Protestors are preparing to march on Mayor Len Brown's office after labelling moves to evict Occupy Auckland campsites "piggish" and "bulls**t".
Two protesters were dragged away and arrested as Auckland Council warranted officers and police evicted the Occupy Auckland protest site at Aotea Square this morning.
Auckland Council said the eviction was needed because protestors were interfering with its ability to take bookings and plan for community events such as this year's Auckland Lantern Festival in Albert Park.
Veteran protestor John Minto, who was among the first to pitch tent in Aotea Square, said the eviction was "piggish" behaviour from Auckland Council.
He rejected an accusation the protestors were interfering with council events and public enjoyment of parks.
"That's just bulls**t. That's just lies - rubbish. They'd just prefer not to have banners and placards in parks.
"The Occupy movement has not interfered whatsoever with the rights of the public. It may have looked an eyesore from Len Brown's window."
Mr Minto insisted neither of the two people arrested had resisted police or council warranted officers.
The arrests were just "one of those things", he said.
""This has been a very successful movement - no matter how many people are arrested or how many tents are ripped down by zealous council officers."
Meanwhile, protestors told APNZ they were planning to occupy Auckland Mayor Len Brown's office this afternoon.
They said they would march to the office at 5pm.
Council staff, backed by 20 to 30 police, descended on Aotea Square and three other Occupy Auckland site this morning, issuing notices in a bid to rid the central city public spaces of the campers once and for all.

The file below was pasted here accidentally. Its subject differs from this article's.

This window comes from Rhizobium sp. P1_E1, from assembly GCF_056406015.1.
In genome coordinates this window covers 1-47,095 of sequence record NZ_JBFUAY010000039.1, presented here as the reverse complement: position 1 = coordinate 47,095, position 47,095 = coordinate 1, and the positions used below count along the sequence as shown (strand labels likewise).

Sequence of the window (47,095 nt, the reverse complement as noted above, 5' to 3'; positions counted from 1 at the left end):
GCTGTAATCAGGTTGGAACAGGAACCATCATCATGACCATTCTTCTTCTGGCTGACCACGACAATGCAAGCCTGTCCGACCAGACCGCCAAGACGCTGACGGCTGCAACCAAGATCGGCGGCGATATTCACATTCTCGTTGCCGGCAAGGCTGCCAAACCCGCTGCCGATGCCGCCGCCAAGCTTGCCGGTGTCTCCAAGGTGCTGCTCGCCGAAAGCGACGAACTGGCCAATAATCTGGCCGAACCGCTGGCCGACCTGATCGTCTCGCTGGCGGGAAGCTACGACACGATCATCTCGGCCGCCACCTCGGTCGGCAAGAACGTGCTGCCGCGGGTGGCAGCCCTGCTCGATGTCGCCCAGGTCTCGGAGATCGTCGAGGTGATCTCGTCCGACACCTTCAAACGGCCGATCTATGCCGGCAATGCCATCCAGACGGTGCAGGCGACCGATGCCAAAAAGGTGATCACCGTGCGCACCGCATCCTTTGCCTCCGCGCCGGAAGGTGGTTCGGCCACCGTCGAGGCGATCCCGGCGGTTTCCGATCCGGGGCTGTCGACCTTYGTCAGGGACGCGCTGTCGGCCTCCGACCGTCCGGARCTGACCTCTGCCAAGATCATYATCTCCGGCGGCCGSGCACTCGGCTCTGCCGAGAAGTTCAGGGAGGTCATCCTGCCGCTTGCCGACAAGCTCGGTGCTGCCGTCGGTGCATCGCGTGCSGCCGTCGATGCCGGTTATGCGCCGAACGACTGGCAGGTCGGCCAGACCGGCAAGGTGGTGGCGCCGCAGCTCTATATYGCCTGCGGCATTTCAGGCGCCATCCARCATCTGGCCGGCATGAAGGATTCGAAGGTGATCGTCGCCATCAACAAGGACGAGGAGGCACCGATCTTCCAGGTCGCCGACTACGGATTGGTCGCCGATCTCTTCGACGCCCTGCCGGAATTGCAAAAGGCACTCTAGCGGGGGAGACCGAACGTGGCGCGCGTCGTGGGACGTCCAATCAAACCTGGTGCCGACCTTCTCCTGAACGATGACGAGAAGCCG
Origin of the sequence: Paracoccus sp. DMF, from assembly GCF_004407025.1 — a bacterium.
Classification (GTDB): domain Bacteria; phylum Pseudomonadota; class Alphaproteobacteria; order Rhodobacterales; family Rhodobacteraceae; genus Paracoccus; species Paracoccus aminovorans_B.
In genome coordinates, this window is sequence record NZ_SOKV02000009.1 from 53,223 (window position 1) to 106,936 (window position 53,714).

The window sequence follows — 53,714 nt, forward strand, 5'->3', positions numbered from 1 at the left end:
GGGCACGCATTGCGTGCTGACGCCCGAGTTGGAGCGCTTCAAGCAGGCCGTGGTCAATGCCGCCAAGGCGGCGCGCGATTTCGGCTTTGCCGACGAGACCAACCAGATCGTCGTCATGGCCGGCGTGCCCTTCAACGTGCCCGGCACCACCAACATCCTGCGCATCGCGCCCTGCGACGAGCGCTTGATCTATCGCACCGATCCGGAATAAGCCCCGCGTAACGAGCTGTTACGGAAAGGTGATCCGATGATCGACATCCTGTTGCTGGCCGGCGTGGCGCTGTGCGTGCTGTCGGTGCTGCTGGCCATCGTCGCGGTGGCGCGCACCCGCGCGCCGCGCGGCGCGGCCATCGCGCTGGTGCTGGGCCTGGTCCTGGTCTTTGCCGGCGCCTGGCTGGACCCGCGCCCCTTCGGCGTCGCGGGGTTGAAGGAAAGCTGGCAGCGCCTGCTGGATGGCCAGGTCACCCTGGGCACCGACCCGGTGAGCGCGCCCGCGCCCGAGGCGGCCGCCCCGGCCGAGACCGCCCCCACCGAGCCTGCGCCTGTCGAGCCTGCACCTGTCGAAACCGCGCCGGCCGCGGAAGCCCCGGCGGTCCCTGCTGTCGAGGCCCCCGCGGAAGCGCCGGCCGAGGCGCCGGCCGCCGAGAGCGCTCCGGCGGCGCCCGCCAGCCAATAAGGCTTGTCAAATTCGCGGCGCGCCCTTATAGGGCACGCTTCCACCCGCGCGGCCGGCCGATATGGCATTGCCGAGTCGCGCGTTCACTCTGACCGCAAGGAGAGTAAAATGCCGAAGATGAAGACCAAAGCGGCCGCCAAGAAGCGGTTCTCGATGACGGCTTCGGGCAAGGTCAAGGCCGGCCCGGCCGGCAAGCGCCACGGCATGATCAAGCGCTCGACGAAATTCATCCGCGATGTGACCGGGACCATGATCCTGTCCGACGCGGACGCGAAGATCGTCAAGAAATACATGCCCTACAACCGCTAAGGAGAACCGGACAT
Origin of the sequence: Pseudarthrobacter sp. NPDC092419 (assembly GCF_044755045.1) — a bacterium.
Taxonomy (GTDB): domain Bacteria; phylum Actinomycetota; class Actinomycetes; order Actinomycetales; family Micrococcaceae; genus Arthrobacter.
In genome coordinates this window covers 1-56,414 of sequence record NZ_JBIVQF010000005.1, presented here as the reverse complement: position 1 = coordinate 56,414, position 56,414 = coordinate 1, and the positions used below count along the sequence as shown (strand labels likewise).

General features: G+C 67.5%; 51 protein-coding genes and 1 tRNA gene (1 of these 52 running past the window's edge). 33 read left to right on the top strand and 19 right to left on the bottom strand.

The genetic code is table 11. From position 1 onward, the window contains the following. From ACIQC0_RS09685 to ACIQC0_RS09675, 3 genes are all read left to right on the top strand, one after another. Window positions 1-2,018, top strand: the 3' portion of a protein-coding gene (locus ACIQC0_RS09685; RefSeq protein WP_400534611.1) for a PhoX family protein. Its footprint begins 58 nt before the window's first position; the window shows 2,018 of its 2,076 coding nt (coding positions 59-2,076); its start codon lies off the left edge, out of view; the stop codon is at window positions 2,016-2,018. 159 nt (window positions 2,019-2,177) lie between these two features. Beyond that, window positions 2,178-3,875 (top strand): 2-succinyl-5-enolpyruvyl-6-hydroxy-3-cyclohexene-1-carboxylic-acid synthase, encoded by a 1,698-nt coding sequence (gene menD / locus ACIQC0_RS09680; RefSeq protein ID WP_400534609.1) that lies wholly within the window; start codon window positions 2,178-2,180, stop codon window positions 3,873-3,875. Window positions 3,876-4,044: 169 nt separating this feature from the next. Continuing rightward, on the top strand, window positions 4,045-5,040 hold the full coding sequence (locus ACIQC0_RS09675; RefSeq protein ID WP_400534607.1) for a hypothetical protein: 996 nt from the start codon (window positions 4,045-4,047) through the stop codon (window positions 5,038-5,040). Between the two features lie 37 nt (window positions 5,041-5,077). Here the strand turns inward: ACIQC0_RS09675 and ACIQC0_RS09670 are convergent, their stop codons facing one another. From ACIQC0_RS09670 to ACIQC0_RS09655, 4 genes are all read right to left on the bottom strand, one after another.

All but a couple of tents have now been removed down - but a handful of protesters have refused to allow their tents to be taken.
They were told by security staff contracted by Auckland Council that they would be issued further notices within 24 hours.
The occupiers have been in Aotea Square for 101 days and the council has been to court to win the legal right to evict the protesters who remain.
Police gathered in a nearby carpark about 8am and observed while council workers and staff from private security company Red Badge Security took down tents, waking some occupiers who were still in bed.
Individual occupiers were also asked for their names and were issued council notices saying they were in breach of various bylaws.
Some occupiers refused to leave the site.
"You guys don't understand how bad this is going to be for you," occupier Paul Hickman said to council staff.
Occupy head: We won't give up
Occupy Auckland spokesman Campbell Jones said protestors would carry on making their voice heard despite the "concerning" council and police action.
"The resolve is set to continue. Part of the Occupy movement is the tents but the part that's far more important is the message.
"We're saying financial violence has become pretty much invisible."
A council statement said the Occupy protestors were interfering with its ability to take bookings and plan for community events such as this year's Auckland Lantern Festival in Albert Park.
It said the movement had the right to protest but not to camp indefinitely on Council land.
"Auckland Council has restated its determination to respect and protect the right of citizens to free speech, but says it will not allow illegal camping in Auckland's public spaces, which its citizens want returned to them."
An Auckland Council spokesman said tents and other gear were being removed from camps at Aotea Square, Victoria Park, Albert Park and 360 Queen St.
Occupy Wall St began a global protest in New York last September and protesters had been camped out in Auckland since October.
- APNZ and Herald Online staff